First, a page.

Bill Plotkin, in Nature and the Human Soul, presents a model for ecocentric human growth, culminating in realizing everything’s “ultimate place in the world.” One cannot find oneself separate from anything. Yet we are unique in how we participate in the universe. Everything provides a connective function. The new mythic imagination utilizes this realization to ascribe sacredness to every manifestation of the universe, ourselves included. In doing so we create a sense of gratitude and service to the protection and conservation of nature. We become The Great Work.

In the new myth, the concept of faith might come to mean trusting that in a state of abiding presence the universe is acting through us on behalf of itself. As such, being present is a holy and sacred act, wherein we proceed in faith that we are the universe becoming – as opposed to acting on behalf of ego for anthropocentric ends. When we act in alignment with the universe, we are making our own unique contribution to the wholeness of it. Each cultural artifact we make adds to the growing collection of mythic expressions. Just as the universe has taught us – dust added to dust increases the gravitational pull.


Artwork: Northwest artist Sue Coccia is from Edmonds, Washington. She has a formal art background, however it is a deep love of all animals that sparks her work with a unique style. She started selling her art in 1996 as EarthArt International with a portion of her proceeds being donated to wildlife conservation organizations. Her drawings are first done in pen and ink, then meticulously painted with acrylics. The drawings depict animals from around the world. The totems reflect a deep spirituality, and when we begin to understand and respect their individual qualities and strengths, we realize we are all connected.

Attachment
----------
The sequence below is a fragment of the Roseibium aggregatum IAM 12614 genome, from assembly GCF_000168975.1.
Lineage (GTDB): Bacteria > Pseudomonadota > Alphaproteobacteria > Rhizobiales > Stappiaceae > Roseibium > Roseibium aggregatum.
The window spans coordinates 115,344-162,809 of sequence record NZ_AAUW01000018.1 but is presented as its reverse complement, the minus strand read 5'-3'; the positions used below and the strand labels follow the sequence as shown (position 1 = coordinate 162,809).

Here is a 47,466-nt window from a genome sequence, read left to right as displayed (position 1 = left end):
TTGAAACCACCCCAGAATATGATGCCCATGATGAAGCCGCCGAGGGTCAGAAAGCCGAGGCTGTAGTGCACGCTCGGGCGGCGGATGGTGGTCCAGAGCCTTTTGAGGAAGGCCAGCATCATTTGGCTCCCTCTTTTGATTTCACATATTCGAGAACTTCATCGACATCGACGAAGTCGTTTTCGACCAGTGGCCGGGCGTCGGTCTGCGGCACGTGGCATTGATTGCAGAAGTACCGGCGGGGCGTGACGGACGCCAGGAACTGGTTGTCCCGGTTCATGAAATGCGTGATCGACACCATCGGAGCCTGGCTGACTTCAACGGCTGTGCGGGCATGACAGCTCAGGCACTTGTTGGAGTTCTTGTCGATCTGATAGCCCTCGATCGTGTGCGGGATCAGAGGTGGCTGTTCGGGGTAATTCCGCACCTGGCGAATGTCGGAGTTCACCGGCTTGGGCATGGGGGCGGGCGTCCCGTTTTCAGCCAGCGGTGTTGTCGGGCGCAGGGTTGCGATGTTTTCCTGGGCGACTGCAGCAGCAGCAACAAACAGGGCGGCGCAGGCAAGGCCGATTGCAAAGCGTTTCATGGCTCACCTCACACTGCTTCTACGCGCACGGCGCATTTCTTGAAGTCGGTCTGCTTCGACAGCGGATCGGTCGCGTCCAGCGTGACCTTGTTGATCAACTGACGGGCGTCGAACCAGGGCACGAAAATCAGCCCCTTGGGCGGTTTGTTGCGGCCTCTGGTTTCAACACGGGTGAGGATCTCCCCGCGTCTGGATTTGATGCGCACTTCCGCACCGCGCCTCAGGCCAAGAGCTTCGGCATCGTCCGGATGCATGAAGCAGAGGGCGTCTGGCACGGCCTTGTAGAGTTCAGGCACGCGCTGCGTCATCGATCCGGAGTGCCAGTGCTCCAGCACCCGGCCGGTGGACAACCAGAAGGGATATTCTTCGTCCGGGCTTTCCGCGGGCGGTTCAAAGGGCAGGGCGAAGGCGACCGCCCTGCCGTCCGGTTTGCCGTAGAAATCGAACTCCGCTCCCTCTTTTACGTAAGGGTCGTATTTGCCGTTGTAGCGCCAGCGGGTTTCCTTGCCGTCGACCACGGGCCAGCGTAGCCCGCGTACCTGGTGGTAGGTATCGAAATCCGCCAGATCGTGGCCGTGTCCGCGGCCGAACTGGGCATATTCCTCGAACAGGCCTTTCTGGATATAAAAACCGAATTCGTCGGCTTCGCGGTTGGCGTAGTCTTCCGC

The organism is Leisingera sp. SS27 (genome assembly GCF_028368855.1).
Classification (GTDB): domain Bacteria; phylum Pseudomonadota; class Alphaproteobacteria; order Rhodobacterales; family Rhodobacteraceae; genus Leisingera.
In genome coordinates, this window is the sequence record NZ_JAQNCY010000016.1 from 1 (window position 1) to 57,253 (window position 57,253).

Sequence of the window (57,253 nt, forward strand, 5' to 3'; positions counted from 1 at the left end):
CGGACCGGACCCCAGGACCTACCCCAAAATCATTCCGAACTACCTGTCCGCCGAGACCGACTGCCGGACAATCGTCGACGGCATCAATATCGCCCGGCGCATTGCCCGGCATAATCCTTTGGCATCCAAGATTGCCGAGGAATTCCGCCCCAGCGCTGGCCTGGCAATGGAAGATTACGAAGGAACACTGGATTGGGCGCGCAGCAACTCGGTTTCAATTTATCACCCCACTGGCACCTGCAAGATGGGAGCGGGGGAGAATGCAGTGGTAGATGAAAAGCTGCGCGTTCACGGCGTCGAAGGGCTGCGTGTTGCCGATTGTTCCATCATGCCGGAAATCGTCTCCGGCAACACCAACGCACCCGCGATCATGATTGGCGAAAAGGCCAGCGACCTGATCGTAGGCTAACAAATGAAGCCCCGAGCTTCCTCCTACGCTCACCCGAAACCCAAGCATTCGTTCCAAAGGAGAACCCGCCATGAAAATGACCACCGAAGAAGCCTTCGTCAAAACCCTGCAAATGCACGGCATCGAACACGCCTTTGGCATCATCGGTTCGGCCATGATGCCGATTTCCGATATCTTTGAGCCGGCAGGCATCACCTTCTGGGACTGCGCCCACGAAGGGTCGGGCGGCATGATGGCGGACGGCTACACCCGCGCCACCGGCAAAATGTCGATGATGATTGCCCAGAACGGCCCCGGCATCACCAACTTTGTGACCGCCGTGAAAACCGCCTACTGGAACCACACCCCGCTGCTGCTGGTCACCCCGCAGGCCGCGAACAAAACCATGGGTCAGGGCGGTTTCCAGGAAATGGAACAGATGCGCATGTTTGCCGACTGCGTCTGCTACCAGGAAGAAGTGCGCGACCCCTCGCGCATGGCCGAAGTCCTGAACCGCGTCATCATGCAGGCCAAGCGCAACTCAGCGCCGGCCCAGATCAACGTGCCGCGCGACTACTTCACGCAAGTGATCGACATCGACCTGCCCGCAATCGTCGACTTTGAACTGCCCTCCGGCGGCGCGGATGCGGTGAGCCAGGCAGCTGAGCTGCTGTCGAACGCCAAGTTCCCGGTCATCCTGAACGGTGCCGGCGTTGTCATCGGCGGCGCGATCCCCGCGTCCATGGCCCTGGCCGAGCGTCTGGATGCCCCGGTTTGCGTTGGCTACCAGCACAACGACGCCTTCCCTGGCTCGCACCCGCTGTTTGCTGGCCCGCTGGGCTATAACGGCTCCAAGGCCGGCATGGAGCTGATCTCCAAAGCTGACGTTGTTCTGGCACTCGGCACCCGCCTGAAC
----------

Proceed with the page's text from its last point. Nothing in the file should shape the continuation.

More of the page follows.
About Eric J. Krans

Eric Krans lives on Mohican ancestral land in upstate New York where he and his wife Jen O’Connor, are growers and makers of botanical products at The Kirk Estate and musicians in the dream-pop band The Parlor, as well as the minimalist neo-classical project John John The Baptist. The Parlor is releasing a new album in May 2023 called You Are Love And I Am You. It rejoices in the ecstasy of unitive consciousness and the great relief in realizing the mistaken belief that we are separate from the vast unfolding universe.

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there……through bamboo….scrub…..palm
the tiger prowls……up/across/down
the terraced hill…..focused…..and predictable
sloughing…..anxiety off……his muscled back